The recent surge in the oil price will deliver a much-needed
boost to the Russian economy but will not be enough on its own
to eliminate the countrys large budget deficit,
economists have told Emerging Markets.
Crude prices have spiked by 16% over the last month,
breaking through the $60 a barrel mark as rising optimism among
investors about a global economy recovery has driven up
Russia is a key exporter of oil and gas and the energy
sector makes up between 22% and 24% of its economy, according
to Michael Ganske, chief emerging market economist at
Commerzbank. A price of $60 to $70 a barrel is quite
supportive and would break even the current account, he
told Emerging Markets.
It is not like the fantastic cash flow that we saw
last year when prices went to $150, but it is supportive for
the economy at a time when we expect a severe recession with
GDP contracting 4.9% this year.
He said Kazakhstan and Turkmenistan would benefit as net
exporters although other countries would be hurt by higher
energy costs. But indirectly this will be supportive for
the entire region because Russia is a major economy and if it
stabilises sooner rather than later it will take pressure off
The IMF expects Russia to contract by 6% this year while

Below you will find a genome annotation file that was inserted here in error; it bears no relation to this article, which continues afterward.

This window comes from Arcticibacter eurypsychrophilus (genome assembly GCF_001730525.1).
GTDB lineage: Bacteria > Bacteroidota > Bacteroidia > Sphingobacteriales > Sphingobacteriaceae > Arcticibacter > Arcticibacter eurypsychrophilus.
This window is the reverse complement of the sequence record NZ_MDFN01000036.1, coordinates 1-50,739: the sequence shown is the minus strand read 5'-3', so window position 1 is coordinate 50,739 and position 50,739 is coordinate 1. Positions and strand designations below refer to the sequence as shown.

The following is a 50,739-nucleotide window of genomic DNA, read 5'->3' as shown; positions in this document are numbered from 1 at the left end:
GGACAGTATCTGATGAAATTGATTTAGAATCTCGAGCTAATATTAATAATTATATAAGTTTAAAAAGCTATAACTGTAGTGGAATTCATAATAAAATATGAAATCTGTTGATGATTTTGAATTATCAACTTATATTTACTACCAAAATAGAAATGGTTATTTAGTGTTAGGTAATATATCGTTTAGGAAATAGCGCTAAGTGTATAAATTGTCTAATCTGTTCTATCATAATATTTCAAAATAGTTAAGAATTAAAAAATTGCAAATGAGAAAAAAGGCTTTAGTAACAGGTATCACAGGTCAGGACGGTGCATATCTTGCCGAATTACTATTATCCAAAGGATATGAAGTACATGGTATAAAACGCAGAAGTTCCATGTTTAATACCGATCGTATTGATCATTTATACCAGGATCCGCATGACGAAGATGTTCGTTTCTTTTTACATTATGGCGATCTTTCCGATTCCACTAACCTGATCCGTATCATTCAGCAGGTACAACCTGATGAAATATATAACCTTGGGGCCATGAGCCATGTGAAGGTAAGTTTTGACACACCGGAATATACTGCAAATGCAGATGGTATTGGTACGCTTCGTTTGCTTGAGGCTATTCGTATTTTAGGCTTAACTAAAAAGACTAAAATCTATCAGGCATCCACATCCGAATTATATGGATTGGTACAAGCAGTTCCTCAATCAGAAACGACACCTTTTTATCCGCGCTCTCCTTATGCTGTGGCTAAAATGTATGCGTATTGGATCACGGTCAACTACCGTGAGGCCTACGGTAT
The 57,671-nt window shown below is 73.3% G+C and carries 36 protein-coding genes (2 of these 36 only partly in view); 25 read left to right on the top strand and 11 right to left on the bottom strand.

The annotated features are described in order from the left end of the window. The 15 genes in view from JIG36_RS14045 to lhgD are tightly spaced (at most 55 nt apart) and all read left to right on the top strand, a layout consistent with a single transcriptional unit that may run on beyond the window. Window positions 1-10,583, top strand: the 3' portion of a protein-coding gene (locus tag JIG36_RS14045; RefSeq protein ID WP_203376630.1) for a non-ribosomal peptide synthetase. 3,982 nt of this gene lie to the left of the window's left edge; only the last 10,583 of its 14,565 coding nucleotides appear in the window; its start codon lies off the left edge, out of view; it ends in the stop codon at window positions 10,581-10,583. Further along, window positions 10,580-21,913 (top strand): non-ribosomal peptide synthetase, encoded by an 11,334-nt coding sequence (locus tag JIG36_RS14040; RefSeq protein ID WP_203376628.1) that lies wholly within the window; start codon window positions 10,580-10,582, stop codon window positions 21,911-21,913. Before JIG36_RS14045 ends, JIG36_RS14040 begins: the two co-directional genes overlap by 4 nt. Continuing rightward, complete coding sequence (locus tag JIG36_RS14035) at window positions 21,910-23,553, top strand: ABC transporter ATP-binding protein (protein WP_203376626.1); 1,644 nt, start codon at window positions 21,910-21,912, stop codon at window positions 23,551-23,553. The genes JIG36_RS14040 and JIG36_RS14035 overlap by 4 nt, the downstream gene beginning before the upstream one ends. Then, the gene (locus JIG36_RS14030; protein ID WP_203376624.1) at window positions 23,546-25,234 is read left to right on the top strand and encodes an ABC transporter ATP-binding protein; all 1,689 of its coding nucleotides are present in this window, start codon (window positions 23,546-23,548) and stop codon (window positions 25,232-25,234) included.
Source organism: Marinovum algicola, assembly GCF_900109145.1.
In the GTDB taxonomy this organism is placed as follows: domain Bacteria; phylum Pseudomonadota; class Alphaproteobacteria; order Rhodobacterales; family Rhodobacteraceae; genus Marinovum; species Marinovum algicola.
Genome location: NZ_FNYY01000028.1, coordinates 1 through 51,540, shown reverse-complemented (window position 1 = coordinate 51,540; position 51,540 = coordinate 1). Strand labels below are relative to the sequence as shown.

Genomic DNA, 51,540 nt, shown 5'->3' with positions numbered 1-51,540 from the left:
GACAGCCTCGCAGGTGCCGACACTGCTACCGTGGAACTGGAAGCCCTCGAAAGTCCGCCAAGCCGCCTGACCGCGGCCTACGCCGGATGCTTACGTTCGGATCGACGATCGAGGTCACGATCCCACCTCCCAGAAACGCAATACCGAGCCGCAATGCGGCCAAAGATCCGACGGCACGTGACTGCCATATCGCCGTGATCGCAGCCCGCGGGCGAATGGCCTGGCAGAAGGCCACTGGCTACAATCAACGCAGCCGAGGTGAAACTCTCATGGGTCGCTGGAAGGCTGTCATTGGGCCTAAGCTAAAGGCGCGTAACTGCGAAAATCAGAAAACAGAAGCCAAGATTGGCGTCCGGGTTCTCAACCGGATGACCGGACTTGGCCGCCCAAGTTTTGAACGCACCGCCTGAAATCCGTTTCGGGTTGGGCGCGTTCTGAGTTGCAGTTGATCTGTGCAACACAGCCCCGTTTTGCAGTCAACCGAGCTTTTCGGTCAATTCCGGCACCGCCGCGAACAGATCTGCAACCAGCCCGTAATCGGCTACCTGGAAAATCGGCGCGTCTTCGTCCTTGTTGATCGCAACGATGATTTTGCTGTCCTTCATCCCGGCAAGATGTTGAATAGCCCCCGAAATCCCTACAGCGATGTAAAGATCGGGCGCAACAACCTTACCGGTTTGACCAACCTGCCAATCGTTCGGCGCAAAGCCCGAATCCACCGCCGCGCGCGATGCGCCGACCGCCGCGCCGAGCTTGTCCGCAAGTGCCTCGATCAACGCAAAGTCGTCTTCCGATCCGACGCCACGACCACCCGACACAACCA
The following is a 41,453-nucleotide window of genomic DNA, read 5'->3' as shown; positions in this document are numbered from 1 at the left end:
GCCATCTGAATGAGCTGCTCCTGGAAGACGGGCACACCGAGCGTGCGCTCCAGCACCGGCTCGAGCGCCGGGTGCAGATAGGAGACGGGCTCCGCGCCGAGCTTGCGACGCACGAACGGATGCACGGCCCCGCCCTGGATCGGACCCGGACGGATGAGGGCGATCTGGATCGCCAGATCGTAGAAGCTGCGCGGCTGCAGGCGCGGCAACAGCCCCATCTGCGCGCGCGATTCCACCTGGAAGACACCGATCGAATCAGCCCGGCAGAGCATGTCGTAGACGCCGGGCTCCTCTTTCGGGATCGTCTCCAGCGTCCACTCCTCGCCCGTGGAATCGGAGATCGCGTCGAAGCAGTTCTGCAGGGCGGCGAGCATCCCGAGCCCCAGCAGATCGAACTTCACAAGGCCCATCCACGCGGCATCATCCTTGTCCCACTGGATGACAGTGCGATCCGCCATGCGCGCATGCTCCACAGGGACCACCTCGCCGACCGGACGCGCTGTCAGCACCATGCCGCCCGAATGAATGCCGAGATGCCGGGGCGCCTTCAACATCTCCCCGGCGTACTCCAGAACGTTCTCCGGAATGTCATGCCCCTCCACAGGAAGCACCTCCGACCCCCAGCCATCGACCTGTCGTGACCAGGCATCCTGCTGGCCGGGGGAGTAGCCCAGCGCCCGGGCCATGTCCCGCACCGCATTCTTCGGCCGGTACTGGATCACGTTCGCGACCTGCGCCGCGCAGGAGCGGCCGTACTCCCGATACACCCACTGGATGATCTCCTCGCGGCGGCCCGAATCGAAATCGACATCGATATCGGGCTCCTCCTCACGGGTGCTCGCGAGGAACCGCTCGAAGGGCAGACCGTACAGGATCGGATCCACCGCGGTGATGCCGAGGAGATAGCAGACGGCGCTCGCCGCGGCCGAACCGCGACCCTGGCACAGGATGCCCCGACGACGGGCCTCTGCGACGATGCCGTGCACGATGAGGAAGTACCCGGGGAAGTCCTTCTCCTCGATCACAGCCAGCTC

yesterday the Institute for International Finance warned GDP
could shrink as much as 8.7%.
Natalia Orlova, a senior analyst at Alfa Bank in Moscow,
said Russia was facing a fiscal deficit of R3 trillion ($93.7
billion) this year. A sustained oil price of $60 a barrel would
reduce that by R1 trillion. The oil price would have to
go back to $90 a barrel for Russia to be in surplus, she
told Emerging Markets.
She warned increased revenues from oil exports would be
offset by a decline in revenue from other areas. You
might see substantial declines in VAT because foreign VAT,
which reflects tax collection from foreign trade, reflects the
significant 40% decline in imports, she said.
Analysts have been surprised by the rise in oil prices.
Eugen Weinberg, a commodity analyst at Commerzbank in
Frankfurt, said he had expected prices to reach $70 by year
It has been too fast and furious, he told
Emerging Markets. I think it is unjustified as it is
mostly based on euphoria and optimism about the recovery in the
world economy. Wednesdays unexpected 0.4%
contraction in US retail sales in April triggered a 1.4% in oil
prices to $58 a barrel. This is about sentiment and
people are looking for hard facts, Weinberg said.
The IEA, which yesterday cut its annual global oil demand
projections for 2009 by another 200,000 barrels, expects a
decline in global oil demand of 2.6m barrels a day.